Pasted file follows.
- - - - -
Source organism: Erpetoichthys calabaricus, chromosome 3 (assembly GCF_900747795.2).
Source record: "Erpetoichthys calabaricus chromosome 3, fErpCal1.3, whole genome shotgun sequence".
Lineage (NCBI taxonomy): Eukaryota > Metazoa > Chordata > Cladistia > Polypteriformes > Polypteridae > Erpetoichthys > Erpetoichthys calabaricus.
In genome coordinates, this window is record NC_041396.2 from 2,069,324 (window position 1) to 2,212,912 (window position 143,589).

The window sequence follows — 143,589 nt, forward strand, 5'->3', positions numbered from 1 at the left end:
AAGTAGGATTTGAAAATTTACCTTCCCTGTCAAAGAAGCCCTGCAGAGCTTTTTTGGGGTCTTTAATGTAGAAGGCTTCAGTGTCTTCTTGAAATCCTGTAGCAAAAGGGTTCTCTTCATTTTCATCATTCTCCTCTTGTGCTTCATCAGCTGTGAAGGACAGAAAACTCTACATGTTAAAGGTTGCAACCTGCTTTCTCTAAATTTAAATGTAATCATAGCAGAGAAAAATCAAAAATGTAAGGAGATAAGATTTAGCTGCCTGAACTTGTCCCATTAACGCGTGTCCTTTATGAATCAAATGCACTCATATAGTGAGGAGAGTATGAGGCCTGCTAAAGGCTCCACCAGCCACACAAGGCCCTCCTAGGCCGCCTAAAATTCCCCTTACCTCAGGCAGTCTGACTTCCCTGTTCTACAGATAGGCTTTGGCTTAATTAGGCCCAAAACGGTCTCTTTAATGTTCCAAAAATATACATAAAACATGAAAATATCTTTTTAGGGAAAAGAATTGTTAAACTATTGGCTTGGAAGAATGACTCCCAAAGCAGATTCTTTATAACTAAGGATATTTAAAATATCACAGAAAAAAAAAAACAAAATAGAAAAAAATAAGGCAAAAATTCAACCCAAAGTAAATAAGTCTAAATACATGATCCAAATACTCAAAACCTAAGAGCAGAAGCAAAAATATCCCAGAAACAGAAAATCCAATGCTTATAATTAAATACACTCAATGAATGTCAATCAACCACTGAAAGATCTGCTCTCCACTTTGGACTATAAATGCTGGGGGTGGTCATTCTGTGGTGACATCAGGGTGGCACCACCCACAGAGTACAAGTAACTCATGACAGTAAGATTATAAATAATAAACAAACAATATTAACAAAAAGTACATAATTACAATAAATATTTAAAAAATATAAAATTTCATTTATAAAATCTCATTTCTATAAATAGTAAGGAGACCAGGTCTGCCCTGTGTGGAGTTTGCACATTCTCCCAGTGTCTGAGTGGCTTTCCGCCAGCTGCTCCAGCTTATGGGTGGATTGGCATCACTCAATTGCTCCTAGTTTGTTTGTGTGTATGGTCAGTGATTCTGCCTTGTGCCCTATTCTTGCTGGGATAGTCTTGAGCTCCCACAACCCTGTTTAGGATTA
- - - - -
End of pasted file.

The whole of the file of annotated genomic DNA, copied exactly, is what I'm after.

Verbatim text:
Source organism: Erpetoichthys calabaricus, chromosome 3 (assembly GCF_900747795.2).
Source record: "Erpetoichthys calabaricus chromosome 3, fErpCal1.3, whole genome shotgun sequence".
Lineage (NCBI taxonomy): Eukaryota > Metazoa > Chordata > Cladistia > Polypteriformes > Polypteridae > Erpetoichthys > Erpetoichthys calabaricus.
In genome coordinates, this window is record NC_041396.2 from 2,069,324 (window position 1) to 2,212,912 (window position 143,589).

The window sequence follows — 143,589 nt, forward strand, 5'->3', positions numbered from 1 at the left end:
AAGTAGGATTTGAAAATTTACCTTCCCTGTCAAAGAAGCCCTGCAGAGCTTTTTTGGGGTCTTTAATGTAGAAGGCTTCAGTGTCTTCTTGAAATCCTGTAGCAAAAGGGTTCTCTTCATTTTCATCATTCTCCTCTTGTGCTTCATCAGCTGTGAAGGACAGAAAACTCTACATGTTAAAGGTTGCAACCTGCTTTCTCTAAATTTAAATGTAATCATAGCAGAGAAAAATCAAAAATGTAAGGAGATAAGATTTAGCTGCCTGAACTTGTCCCATTAACGCGTGTCCTTTATGAATCAAATGCACTCATATAGTGAGGAGAGTATGAGGCCTGCTAAAGGCTCCACCAGCCACACAAGGCCCTCCTAGGCCGCCTAAAATTCCCCTTACCTCAGGCAGTCTGACTTCCCTGTTCTACAGATAGGCTTTGGCTTAATTAGGCCCAAAACGGTCTCTTTAATGTTCCAAAAATATACATAAAACATGAAAATATCTTTTTAGGGAAAAGAATTGTTAAACTATTGGCTTGGAAGAATGACTCCCAAAGCAGATTCTTTATAACTAAGGATATTTAAAATATCACAGAAAAAAAAAAACAAAATAGAAAAAAATAAGGCAAAAATTCAACCCAAAGTAAATAAGTCTAAATACATGATCCAAATACTCAAAACCTAAGAGCAGAAGCAAAAATATCCCAGAAACAGAAAATCCAATGCTTATAATTAAATACACTCAATGAATGTCAATCAACCACTGAAAGATCTGCTCTCCACTTTGGACTATAAATGCTGGGGGTGGTCATTCTGTGGTGACATCAGGGTGGCACCACCCACAGAGTACAAGTAACTCATGACAGTAAGATTATAAATAATAAACAAACAATATTAACAAAAAGTACATAATTACAATAAATATTTAAAAAATATAAAATTTCATTTATAAAATCTCATTTCTATAAATAGTAAGGAGACCAGGTCTGCCCTGTGTGGAGTTTGCACATTCTCCCAGTGTCTGAGTGGCTTTCCGCCAGCTGCTCCAGCTTATGGGTGGATTGGCATCACTCAATTGCTCCTAGTTTGTTTGTGTGTATGGTCAGTGATTCTGCCTTGTGCCCTATTCTTGCTGGGATAGTCTTGAGCTCCCACAACCCTGTTTAGGATTA